(b) Excludes secondary impacts on public debt interest of policy decisions and offsets from the contingency reserve for decisions taken.

(c) A positive number for receipts indicates an increase in the underlying cash balance, while a positive number for payments indicates a decrease in the underlying cash balance.

Total policy decisions since the 2012‑13 Budget have had a positive impact on the underlying cash position of $1.4 billion in 2012‑13, and improve the budget position over the forward estimates.

Total parameter and other variations since the 2012‑13 Budget have had a negative impact on the underlying cash position of $1.9 billion in 2012‑13.

Further details of the impact of policy decisions and major variations arising from parameter and other variations on the fiscal outlook is provided in the receipt estimates and payment estimates sections below.

Receipt estimates

Since the 2012‑13 Budget, total tax receipts have been revised down by $3.9 billion in 2012‑13 and $11.4 billion over the four years to 2015‑16, leaving the tax‑to‑GDP ratio broadly unchanged.

While the outlook for the Australian economy is positive, external factors are weighing heavily on parts of the economy and tax receipts. The moderation in world GDP growth has contributed to a greater‑than‑expected easing in global prices of Australia's non‑rural bulk commodities. This has been the primary driver of the substantial write‑down in total tax receipts.

The weak external conditions are expected to affect mainly company profits, largely in the resource sector, resulting in substantial downgrades to company tax receipts. These downgrades have been somewhat offset by the scaling back of some resources investment plans, resulting in lower capital expenses. The falls in commodity prices have also led to significant downgrades to resource rent tax receipts.

Taxes on wages and consumption are expected to be broadly unchanged since the Budget.

Abstracting from policy decisions, tax receipts are expected to be lower by around $4 billion in 2012‑13 and over $20 billion over the four years to 2015‑16 relative to Budget.

Table 3.7: Australian Government general government sector cash receipts — 2012‑13
  Estimates   Change on Budget
  Budget
$m
MYEFO
$m
 
$m

%
Individuals' and other withholding taxes          
Gross income tax withholding 150,600 151,300   700 0.5
Gross other individuals 35,500 35,000   -500 -1.4
less: Refunds 26,240 26,500   260 1.0
Total individuals' and other withholding taxation 159,860 159,800   -60 0.0
Fringe benefits tax 3,830 3,970   140 3.7
Company tax 73,480 71,170   -2,310 -3.1
Superannuation funds 8,050 8,050   0 0.0
Resource rent taxes(a) 7,160 5,400   -1,760 -24.6
Income taxation receipts 252,380 248,390   -3,990 -1.6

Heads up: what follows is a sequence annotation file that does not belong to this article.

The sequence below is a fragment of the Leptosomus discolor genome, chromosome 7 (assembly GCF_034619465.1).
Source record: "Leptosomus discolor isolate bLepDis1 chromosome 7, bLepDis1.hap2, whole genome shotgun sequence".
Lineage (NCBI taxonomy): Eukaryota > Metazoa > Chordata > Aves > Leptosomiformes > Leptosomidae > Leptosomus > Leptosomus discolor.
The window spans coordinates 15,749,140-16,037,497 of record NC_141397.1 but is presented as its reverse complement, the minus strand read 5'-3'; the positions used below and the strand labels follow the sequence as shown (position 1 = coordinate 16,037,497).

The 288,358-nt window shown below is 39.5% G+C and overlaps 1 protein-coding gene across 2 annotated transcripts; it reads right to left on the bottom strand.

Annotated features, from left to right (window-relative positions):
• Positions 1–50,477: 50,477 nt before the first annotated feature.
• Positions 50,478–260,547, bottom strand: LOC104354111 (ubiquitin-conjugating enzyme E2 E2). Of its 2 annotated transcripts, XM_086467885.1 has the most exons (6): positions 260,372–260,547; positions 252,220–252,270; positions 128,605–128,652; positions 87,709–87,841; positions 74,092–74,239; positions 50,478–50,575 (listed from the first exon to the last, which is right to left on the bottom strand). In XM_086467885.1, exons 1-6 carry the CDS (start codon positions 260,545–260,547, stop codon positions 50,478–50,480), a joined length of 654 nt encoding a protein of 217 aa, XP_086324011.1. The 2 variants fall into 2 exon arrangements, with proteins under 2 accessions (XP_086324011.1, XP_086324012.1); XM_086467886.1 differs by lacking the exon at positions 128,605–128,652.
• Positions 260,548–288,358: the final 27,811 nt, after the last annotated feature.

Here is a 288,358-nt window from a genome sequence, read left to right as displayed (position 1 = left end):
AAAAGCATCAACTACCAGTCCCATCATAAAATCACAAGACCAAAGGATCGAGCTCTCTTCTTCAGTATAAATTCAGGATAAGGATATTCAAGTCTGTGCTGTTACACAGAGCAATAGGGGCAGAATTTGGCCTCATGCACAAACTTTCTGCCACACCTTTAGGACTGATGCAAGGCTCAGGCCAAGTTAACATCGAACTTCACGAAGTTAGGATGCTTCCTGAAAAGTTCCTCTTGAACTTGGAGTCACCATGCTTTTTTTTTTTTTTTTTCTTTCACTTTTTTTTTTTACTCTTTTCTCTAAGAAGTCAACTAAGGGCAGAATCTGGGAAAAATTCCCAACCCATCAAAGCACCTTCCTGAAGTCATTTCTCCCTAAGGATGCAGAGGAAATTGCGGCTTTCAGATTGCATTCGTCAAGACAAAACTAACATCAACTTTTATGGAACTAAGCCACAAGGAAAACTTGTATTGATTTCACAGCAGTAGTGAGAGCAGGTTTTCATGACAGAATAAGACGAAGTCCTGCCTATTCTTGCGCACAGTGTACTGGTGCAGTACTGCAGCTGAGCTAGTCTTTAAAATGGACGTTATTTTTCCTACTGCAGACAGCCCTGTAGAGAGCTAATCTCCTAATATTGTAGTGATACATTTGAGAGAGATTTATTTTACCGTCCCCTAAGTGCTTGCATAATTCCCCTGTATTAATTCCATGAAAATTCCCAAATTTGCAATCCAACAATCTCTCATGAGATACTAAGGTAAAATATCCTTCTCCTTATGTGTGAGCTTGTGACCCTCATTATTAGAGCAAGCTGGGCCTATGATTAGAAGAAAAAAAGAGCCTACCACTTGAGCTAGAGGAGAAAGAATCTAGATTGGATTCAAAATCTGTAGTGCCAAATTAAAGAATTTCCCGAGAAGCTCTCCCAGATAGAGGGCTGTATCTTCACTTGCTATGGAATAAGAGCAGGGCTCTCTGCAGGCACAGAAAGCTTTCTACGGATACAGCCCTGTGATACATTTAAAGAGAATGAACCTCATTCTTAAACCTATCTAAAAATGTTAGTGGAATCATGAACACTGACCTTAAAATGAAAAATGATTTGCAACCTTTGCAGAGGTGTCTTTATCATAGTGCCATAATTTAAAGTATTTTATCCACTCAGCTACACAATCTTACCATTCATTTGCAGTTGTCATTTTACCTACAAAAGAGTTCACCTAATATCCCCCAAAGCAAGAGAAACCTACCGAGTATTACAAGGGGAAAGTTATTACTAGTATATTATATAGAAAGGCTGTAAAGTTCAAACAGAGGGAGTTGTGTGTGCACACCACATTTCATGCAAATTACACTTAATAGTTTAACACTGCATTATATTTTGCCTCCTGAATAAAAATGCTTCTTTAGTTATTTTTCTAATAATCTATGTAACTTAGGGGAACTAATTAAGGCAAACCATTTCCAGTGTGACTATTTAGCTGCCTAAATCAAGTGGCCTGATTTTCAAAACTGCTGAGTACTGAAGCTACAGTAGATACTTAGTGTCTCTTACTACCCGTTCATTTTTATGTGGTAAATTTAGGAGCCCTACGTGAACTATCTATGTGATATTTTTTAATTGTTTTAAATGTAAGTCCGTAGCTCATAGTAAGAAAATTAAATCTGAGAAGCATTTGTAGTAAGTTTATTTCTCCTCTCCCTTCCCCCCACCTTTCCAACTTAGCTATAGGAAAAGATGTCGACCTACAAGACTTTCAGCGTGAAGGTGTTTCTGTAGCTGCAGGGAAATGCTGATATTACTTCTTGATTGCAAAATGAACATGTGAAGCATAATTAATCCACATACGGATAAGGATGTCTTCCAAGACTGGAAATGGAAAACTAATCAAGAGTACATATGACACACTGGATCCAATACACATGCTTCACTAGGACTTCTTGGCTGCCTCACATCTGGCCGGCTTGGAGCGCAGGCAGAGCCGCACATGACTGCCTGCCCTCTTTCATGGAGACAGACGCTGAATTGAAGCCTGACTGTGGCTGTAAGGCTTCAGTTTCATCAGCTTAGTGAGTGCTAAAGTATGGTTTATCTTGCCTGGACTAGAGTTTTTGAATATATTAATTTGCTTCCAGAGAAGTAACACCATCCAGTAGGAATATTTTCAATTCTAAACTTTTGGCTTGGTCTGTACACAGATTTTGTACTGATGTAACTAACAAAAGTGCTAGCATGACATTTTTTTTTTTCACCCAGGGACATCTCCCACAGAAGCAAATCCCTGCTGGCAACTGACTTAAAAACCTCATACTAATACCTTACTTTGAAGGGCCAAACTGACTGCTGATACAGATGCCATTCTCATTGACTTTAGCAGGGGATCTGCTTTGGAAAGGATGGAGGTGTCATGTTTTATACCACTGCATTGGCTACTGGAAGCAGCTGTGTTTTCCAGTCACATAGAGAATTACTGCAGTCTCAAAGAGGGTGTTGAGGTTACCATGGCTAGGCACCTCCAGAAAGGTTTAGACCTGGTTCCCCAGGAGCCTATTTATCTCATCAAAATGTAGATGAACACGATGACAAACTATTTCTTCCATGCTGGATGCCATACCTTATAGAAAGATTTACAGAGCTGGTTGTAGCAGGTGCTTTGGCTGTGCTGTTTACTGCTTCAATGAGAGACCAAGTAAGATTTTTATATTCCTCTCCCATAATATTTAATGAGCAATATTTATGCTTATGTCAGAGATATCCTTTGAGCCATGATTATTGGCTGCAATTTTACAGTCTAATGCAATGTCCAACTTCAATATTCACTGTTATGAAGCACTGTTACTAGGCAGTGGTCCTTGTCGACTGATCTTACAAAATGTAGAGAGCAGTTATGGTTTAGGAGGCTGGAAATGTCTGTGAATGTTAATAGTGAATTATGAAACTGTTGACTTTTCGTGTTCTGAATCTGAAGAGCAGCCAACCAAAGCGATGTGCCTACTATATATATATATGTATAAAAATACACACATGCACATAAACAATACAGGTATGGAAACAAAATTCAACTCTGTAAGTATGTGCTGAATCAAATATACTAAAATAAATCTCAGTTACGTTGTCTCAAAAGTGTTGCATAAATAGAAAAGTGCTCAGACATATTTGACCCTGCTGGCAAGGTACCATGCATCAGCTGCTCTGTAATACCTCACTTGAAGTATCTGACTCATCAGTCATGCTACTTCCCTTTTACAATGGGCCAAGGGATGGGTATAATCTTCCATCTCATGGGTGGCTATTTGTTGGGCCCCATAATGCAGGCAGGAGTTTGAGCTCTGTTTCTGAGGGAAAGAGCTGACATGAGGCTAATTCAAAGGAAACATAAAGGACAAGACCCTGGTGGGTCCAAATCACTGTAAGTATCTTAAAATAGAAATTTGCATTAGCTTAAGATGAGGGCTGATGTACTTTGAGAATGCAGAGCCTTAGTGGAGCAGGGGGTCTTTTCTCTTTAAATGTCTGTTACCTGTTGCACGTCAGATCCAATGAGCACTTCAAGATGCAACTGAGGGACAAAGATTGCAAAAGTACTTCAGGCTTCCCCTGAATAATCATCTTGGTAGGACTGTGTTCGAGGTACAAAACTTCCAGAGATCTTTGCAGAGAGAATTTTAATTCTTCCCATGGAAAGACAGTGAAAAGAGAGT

Sales taxes          
Goods and services tax 48,341 48,432   91 0.2
Wine equalisation tax 770 710   -60 -7.8
Luxury car tax 450 450   0 0.0
Total sales taxes 49,561 49,592   31 0.1
Excise duty          
Petrol 5,900 6,000   100 1.7
Diesel 8,700 8,700   0 0.0
Beer 2,035 2,070   35 1.7
Tobacco 5,850 5,200   -650 -11.1
Other excisable products 4,400 4,500   100 2.3
Of which: Other excisable beverages(b) 940 930   -10 -1.1
Total excise duty receipts 26,885 26,470   -415 -1.5
Customs duty          
Textiles, clothing and footwear 730 700   -30 -4.1
Passenger motor vehicles 940 920   -20 -2.1
Excise-like goods 4,370 4,850   480 11.0
Other imports 1,500 1,530   30 2.0
less: Refunds and drawbacks 200 200   0 0.0
Total customs duty receipts 7,340 7,800   460 6.3
Carbon pricing mechanism 4,020 4,020   0 0.0
Other indirect taxation          
Agricultural levies 440 440   0 0.0
Other taxes 2,480 2,497   17 0.7
Total other indirect taxation receipts 2,920 2,937   17 0.6
Indirect taxation receipts 90,727 90,819   93 0.1
Taxation receipts 343,107 339,209   -3,897 -1.1
Sales of goods and services 8,289 8,818   529 6.4
Interest received 4,660 4,390   -270 -5.8
Dividends 2,518 3,268   751 29.8
Other non-taxation receipts 10,201 11,356   1,155 11.3
Non-taxation receipts(c) 25,667 27,832   2,165 8.4
Total receipts(c) 368,774 367,041   -1,733 -0.5
Memorandum:          
Capital gains tax 10,200 8,400   -1,800 -17.6
Medicare levy receipts 9,640 9,700   60 0.6

(a) Resource rent taxes include PRRT and gross receipts from the MRRT.

(b) Other excisable beverages are those not exceeding 10 per cent by volume of alcohol (excluding beer, brandy and wine).

(c) Includes expected Future Fund earnings.

Table 3.8: Australian Government general government sector cash receipts — 2013‑14
  Estimates   Change on Budget
  Budget
$m
MYEFO
$m
 
$m

%
Individuals' and other withholding taxes          
Gross income tax withholding 163,900 163,900   0 0.0
Gross other individuals 37,900 37,300   -600 -1.6
less: Refunds 26,430 26,700   270 1.0
Total individuals' and other withholding taxation 175,370 174,500   -870 -0.5
Fringe benefits tax 4,310 4,450   140 3.2
Company tax 76,370 78,680   2,310 3.0
Superannuation funds 9,010 9,050   40 0.4
Resource rent taxes(a) 8,190 6,400   -1,790 -21.9
Income taxation receipts 273,250 273,080   -170 -0.1
Sales taxes          
Goods and services tax 51,049 51,189   140 0.3
Wine equalisation tax 820 720   -100 -12.2
Luxury car tax 460 460   0 0.0
Total sales taxes 52,329 52,369   40 0.1
Excise duty          
Petrol 5,900 5,950   50 0.8
Diesel 9,200 9,300   100 1.1
Beer 2,183 2,180   -3 -0.2
Tobacco 5,190 4,800   -390 -7.5
Other excisable products 4,710 4,750   40 0.8
Of which: Other excisable beverages(b) 1,030 990   -40 -3.9
Total excise duty receipts 27,183 26,980   -203 -0.7
Customs duty          
Textiles, clothing and footwear 785 720   -65 -8.3
Passenger motor vehicles 1,020 960   -60 -5.9
Excise-like goods 5,310 5,850   540 10.2
Other imports 1,625 1,670   45 2.8
less: Refunds and drawbacks 200 200   0 0.0
Total customs duty receipts 8,540 9,000   460 5.4
Carbon pricing mechanism 6,610 6,640   30 0.5